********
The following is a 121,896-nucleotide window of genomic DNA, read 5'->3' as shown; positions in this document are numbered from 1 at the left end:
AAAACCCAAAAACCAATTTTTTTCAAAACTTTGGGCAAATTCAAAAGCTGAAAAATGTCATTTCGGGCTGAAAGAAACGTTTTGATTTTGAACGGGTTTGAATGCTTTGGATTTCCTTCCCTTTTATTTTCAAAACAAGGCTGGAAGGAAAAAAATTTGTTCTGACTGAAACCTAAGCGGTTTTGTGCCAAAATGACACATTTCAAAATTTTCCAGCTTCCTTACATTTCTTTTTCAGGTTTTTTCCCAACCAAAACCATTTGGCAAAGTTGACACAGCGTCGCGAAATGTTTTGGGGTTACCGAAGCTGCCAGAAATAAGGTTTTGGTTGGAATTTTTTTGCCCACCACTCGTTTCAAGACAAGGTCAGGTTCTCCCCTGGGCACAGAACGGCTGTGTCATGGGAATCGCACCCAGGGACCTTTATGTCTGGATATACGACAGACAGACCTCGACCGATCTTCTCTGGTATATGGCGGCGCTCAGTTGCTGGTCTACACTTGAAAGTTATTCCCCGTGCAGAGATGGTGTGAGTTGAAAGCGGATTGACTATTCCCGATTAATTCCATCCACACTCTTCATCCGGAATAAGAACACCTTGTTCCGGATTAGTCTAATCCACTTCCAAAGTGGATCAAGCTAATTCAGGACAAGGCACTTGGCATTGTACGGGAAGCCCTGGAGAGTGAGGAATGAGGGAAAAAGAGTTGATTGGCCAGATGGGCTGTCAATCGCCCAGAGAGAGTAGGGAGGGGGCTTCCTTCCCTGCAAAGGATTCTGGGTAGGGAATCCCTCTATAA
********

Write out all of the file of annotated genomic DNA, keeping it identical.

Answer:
The following is a 121,896-nucleotide window of genomic DNA, read 5'->3' as shown; positions in this document are numbered from 1 at the left end:
AAAACCCAAAAACCAATTTTTTTCAAAACTTTGGGCAAATTCAAAAGCTGAAAAATGTCATTTCGGGCTGAAAGAAACGTTTTGATTTTGAACGGGTTTGAATGCTTTGGATTTCCTTCCCTTTTATTTTCAAAACAAGGCTGGAAGGAAAAAAATTTGTTCTGACTGAAACCTAAGCGGTTTTGTGCCAAAATGACACATTTCAAAATTTTCCAGCTTCCTTACATTTCTTTTTCAGGTTTTTTCCCAACCAAAACCATTTGGCAAAGTTGACACAGCGTCGCGAAATGTTTTGGGGTTACCGAAGCTGCCAGAAATAAGGTTTTGGTTGGAATTTTTTTGCCCACCACTCGTTTCAAGACAAGGTCAGGTTCTCCCCTGGGCACAGAACGGCTGTGTCATGGGAATCGCACCCAGGGACCTTTATGTCTGGATATACGACAGACAGACCTCGACCGATCTTCTCTGGTATATGGCGGCGCTCAGTTGCTGGTCTACACTTGAAAGTTATTCCCCGTGCAGAGATGGTGTGAGTTGAAAGCGGATTGACTATTCCCGATTAATTCCATCCACACTCTTCATCCGGAATAAGAACACCTTGTTCCGGATTAGTCTAATCCACTTCCAAAGTGGATCAAGCTAATTCAGGACAAGGCACTTGGCATTGTACGGGAAGCCCTGGAGAGTGAGGAATGAGGGAAAAAGAGTTGATTGGCCAGATGGGCTGTCAATCGCCCAGAGAGAGTAGGGAGGGGGCTTCCTTCCCTGCAAAGGATTCTGGGTAGGGAATCCCTCTATAA